What has been proven to stimulate the economy again and again (Kennedy, Reagan, Bush, etc) are long-term, predictable tax cuts in tax rates. In addition, tax cuts in capital gains and corporate tax cuts will also stimulate the economy by encouraging people to invest. Unfortunately, that is not what is being discussed in our current stimulus. Sigh.

  5. It’s an interesting problem, Geoff. I think a degree of progressive taxation is sensible, but in a sense, the country belongs to who pays for it. I’m a citizen and the country belongs to me, so send me my bill.

    Cutting capital gains tax is another interesting problem. Is it fair for income earned by investing to be taxed at a lower rate than payroll income? Maybe not, but it’s not a question of fair; it’s a question of incentives. We wage slaves have to keep going to work regardless of tax hikes, and we’re not going to increase our hours much if our taxes are cut in half. Capital investment is probably much more elastic with regard to the cut taxes take out of gains.

  6. There is nothing stimulating about the current “stimulus” bill. Real money doesn’t grow on trees. The increased federal debt will weaken the currency, promote inflation, and raise future taxes. The temporary jobs created come at a cost of $233,000 each. And why should people from fiscally responsible states subsidize the profligate travesties of states like California?

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  8. John M., An equal capital gains tax would be fair if the government did two things: (1) Eliminated the double taxation inherent in the corporate income tax and (2) Allowed capital gains to be indexed for inflation.

    Corporations are economic proxies for the shareholders. Large ones pay ~30-40% corporate income taxes. If we keep the corporate income tax as it is, the capital gains on sales of corporate shares should be zero as a matter of equity. Corporate dividends should only be taxed once as well.

    On the other hand, capital gains on real estate, fine art, gold, etc. should be taxed at the ordinary rate (after indexing for inflation) because no other federal tax has been paid.

  9. Mark D., I agree with your point about inflation. I remember listening to Robert Reich on the radio complaining that there should be a tax on wealth, and I thought “Hasn’t the man ever heard of inflation?”

    On double taxation, though, I agree with Tom the Dancing Bug.

  10. Is this 15k tax credit refundable? If so, then you receive up to 10% of the purchase price of your house (up to 15k) regardless of your tax liability.

    At least that’s the way it’s working for the current 7.5k tax credit currently in place.

  11. John M., The “Tom the Dancing Bug” argument is specious. A corporation is owned by its shareholders. The plumber’s customers do not own part of the plumber, nor the do the grocery store’s customers own part of the grocery store.

    In addition, the TTDB cartoon does not make a distinction between net and gross income. The plumber does not pay income taxes on the amount he receives. He pays taxes on the amount left over after deducting the cost of all his supplies, business expenses, payments to his employees, and so on. If he has employees, that is probably 15% or so of what he bills.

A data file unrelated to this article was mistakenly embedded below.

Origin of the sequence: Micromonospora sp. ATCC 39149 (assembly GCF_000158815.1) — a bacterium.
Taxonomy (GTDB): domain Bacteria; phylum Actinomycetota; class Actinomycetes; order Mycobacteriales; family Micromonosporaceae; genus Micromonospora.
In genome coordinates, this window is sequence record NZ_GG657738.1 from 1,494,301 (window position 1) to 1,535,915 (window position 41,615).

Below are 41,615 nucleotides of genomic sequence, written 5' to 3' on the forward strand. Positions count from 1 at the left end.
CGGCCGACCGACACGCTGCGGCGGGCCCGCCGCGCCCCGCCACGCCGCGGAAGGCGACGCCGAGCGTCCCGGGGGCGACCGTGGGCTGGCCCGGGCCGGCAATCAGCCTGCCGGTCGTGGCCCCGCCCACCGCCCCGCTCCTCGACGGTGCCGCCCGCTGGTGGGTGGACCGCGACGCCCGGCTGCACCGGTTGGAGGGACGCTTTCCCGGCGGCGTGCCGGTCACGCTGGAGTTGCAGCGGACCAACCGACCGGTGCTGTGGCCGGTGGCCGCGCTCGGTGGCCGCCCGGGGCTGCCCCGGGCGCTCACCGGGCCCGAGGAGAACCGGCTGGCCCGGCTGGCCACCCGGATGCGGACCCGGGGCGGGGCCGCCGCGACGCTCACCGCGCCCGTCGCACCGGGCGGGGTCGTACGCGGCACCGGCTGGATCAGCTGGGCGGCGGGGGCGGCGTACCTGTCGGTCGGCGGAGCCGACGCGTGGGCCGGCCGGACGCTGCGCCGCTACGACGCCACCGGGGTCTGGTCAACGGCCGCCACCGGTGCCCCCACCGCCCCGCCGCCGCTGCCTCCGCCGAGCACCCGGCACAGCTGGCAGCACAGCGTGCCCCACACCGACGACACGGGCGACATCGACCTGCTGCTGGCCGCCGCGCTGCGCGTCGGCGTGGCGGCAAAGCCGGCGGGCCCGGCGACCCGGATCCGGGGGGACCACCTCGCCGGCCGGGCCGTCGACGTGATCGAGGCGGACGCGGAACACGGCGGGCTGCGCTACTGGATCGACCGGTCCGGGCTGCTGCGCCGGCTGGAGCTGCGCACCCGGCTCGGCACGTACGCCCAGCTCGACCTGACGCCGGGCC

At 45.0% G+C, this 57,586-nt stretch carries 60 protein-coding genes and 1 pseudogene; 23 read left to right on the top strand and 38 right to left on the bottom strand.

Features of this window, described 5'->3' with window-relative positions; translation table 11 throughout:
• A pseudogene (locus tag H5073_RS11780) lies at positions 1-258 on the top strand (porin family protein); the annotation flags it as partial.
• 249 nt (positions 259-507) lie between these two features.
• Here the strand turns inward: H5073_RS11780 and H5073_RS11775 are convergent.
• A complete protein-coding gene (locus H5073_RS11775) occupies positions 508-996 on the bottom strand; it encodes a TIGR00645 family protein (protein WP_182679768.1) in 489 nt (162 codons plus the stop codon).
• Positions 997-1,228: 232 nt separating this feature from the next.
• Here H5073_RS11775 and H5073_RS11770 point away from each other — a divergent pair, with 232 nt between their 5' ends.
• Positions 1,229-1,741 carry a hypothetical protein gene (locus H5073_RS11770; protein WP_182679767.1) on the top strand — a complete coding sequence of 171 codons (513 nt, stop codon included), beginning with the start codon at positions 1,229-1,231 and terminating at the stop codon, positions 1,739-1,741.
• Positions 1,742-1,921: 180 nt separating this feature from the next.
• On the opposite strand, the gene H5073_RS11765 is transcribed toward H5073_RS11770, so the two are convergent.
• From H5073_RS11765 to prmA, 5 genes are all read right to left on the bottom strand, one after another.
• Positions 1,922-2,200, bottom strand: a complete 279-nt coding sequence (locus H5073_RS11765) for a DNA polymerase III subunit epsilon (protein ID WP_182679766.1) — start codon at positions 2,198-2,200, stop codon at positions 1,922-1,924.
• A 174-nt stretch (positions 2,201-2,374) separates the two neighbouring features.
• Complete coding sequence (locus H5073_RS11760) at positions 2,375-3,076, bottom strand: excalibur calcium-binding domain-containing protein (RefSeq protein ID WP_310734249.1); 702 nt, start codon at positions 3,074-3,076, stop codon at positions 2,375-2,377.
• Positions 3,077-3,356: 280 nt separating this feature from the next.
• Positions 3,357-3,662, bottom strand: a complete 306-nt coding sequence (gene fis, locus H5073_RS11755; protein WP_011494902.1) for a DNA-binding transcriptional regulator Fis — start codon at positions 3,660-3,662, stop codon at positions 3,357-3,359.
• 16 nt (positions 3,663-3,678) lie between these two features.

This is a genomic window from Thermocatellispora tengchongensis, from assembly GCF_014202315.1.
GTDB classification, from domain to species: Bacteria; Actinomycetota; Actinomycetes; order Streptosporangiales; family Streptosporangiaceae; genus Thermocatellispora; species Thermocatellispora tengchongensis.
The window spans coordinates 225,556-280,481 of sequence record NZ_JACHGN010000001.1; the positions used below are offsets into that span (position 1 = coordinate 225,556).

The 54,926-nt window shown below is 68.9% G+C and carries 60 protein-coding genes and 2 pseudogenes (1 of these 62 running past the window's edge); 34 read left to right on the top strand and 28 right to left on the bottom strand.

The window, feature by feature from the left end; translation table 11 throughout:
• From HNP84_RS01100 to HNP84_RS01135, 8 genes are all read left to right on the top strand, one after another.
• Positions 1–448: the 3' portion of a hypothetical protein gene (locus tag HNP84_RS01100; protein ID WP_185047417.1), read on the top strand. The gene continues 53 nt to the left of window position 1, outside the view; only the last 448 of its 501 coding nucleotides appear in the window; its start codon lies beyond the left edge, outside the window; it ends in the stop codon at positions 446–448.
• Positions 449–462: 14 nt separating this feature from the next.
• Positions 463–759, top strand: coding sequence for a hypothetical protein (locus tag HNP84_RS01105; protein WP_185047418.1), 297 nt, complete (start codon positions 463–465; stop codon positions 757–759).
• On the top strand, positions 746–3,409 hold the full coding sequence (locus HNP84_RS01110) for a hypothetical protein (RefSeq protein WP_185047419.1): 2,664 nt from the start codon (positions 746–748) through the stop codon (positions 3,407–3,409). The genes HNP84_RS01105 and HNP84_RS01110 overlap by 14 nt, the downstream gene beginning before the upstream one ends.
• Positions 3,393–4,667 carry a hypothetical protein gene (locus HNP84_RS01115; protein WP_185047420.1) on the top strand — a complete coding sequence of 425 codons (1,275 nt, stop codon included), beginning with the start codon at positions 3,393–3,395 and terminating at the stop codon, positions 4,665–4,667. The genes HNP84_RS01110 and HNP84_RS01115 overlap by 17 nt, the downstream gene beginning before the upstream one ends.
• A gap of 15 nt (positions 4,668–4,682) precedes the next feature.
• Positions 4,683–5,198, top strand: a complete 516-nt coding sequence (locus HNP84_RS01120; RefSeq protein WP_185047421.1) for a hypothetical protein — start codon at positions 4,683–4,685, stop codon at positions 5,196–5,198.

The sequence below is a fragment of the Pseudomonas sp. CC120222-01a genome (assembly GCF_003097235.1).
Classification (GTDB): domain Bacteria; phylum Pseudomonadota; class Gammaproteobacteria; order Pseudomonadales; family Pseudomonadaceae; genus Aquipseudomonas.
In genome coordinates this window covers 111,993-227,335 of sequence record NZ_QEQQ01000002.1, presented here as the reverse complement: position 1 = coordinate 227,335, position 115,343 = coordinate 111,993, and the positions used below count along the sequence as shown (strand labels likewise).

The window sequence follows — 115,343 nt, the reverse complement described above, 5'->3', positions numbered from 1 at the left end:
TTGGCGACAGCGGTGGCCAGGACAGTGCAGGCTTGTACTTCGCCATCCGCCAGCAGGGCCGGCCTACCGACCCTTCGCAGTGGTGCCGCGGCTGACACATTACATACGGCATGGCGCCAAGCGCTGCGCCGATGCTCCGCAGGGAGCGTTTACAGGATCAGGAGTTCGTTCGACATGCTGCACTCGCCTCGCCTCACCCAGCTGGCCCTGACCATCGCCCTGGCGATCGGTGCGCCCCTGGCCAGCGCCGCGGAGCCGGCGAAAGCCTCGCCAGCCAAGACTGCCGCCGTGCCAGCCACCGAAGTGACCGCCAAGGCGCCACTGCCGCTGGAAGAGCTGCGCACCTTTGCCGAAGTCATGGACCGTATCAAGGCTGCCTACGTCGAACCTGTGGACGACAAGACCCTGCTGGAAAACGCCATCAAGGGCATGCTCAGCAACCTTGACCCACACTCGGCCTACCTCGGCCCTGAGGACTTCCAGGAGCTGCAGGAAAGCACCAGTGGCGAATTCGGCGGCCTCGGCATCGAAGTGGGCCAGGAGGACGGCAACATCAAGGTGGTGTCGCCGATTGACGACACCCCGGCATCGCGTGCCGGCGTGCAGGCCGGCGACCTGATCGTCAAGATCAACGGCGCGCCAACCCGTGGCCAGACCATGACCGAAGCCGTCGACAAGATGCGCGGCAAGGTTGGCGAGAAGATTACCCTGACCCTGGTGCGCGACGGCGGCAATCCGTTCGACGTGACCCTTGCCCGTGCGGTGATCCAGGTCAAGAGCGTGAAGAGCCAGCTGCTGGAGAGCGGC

Now consider the corporation the same way for purposes of argument. If the shareholders aren’t “special”, then any dividends the corporation pays out must then be business expenses, like interest on loans from the bank. Corporations do not pay taxes on interest on bank loans, so why should they then pay taxes on “interest” they pay to their shareholders?

    This differential by the way, is one of the reason why the economy is so unstable – there are enormous tax advantages to businesses borrowing money instead of raising common equity.

    Finally, we can practically guarantee that virtually every plumber in the country is not operating as a sole proprietorship for liability reasons. So if double taxation is such a good thing, why don’t we eliminate the corresponding exemption given to S-corporations and LLCs? Then the plumber can pay 30% taxes as a corporation, and 30% again as an individual, plus state and local etc. It might tank the economy, but it would be the fair thing to do right?

  12. Mark D’s larger point, regardless of whether the TTDB cartoon is tongue in check, is valid, which is that tax regulations for businesses large and small create a huge amount of disincentives for long-term investment, which means they hire fewer people and grow more slowly than they could.

  13. I have been arguing for a long time that nothing would be better than getting rid of all these deductions. One of the most pernicious is the mortgage deduction, the bitter fruit of which we have recently witnessed as people were sold houses or refinancings or equity loans they couldn’t afford, based partly on the lure of a tax break (only to find that they get hit with a big property tax). Of course, they also had hopes of endless appreciation.

    Zakaria points out in the most recent Newsweek that Canada has no mortage deductibility, hence no incentive for overconsumption. Also no banking crisis.

  14. By the way, it looks like in the compromise bill they only upped the credit to $8,000 from $7,500, not the $15,000 the Senate was going for.

    The original credit, enacted in July of last year is available for first-time home buyers only. The maximum credit amount is $7,500. The credit is available for homes purchased on or after April 9, 2008 and before
    July 1, 2009. Single taxpayers with incomes up to $75,000 and married couples with incomes up to $150,000 qualify for the full tax credit.
    The tax credit works like an interest-free loan and must be repaid over a 15-year period.

    The new bill, however, applies to homes bought between Jan 1 and Aug 31 of this year and waives the requirement that the loan be repaid. It doesn’t broaden eligibility as much as the Senate bill wanted.